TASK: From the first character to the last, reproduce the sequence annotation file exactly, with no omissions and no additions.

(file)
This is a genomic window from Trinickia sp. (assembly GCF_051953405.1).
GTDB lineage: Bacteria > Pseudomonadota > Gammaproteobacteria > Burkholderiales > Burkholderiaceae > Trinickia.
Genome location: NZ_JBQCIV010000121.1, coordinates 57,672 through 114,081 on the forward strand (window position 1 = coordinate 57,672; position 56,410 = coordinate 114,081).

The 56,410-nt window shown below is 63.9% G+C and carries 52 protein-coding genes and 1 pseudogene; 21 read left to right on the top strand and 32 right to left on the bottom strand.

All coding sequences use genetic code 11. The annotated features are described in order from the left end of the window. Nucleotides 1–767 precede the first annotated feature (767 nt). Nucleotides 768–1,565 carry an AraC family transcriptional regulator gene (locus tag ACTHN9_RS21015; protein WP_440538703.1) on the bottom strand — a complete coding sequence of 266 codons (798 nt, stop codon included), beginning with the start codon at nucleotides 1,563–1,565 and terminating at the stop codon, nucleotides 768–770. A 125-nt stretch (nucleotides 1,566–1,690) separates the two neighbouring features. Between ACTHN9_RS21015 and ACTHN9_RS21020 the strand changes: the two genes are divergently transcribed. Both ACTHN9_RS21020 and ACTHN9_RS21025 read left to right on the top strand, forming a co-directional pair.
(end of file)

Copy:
This is a genomic window from Trinickia sp. (assembly GCF_051953405.1).
GTDB lineage: Bacteria > Pseudomonadota > Gammaproteobacteria > Burkholderiales > Burkholderiaceae > Trinickia.
Genome location: NZ_JBQCIV010000121.1, coordinates 57,672 through 114,081 on the forward strand (window position 1 = coordinate 57,672; position 56,410 = coordinate 114,081).

The 56,410-nt window shown below is 63.9% G+C and carries 52 protein-coding genes and 1 pseudogene; 21 read left to right on the top strand and 32 right to left on the bottom strand.

All coding sequences use genetic code 11. The annotated features are described in order from the left end of the window. Nucleotides 1–767 precede the first annotated feature (767 nt). Nucleotides 768–1,565 carry an AraC family transcriptional regulator gene (locus tag ACTHN9_RS21015; protein WP_440538703.1) on the bottom strand — a complete coding sequence of 266 codons (798 nt, stop codon included), beginning with the start codon at nucleotides 1,563–1,565 and terminating at the stop codon, nucleotides 768–770. A 125-nt stretch (nucleotides 1,566–1,690) separates the two neighbouring features. Between ACTHN9_RS21015 and ACTHN9_RS21020 the strand changes: the two genes are divergently transcribed. Both ACTHN9_RS21020 and ACTHN9_RS21025 read left to right on the top strand, forming a co-directional pair.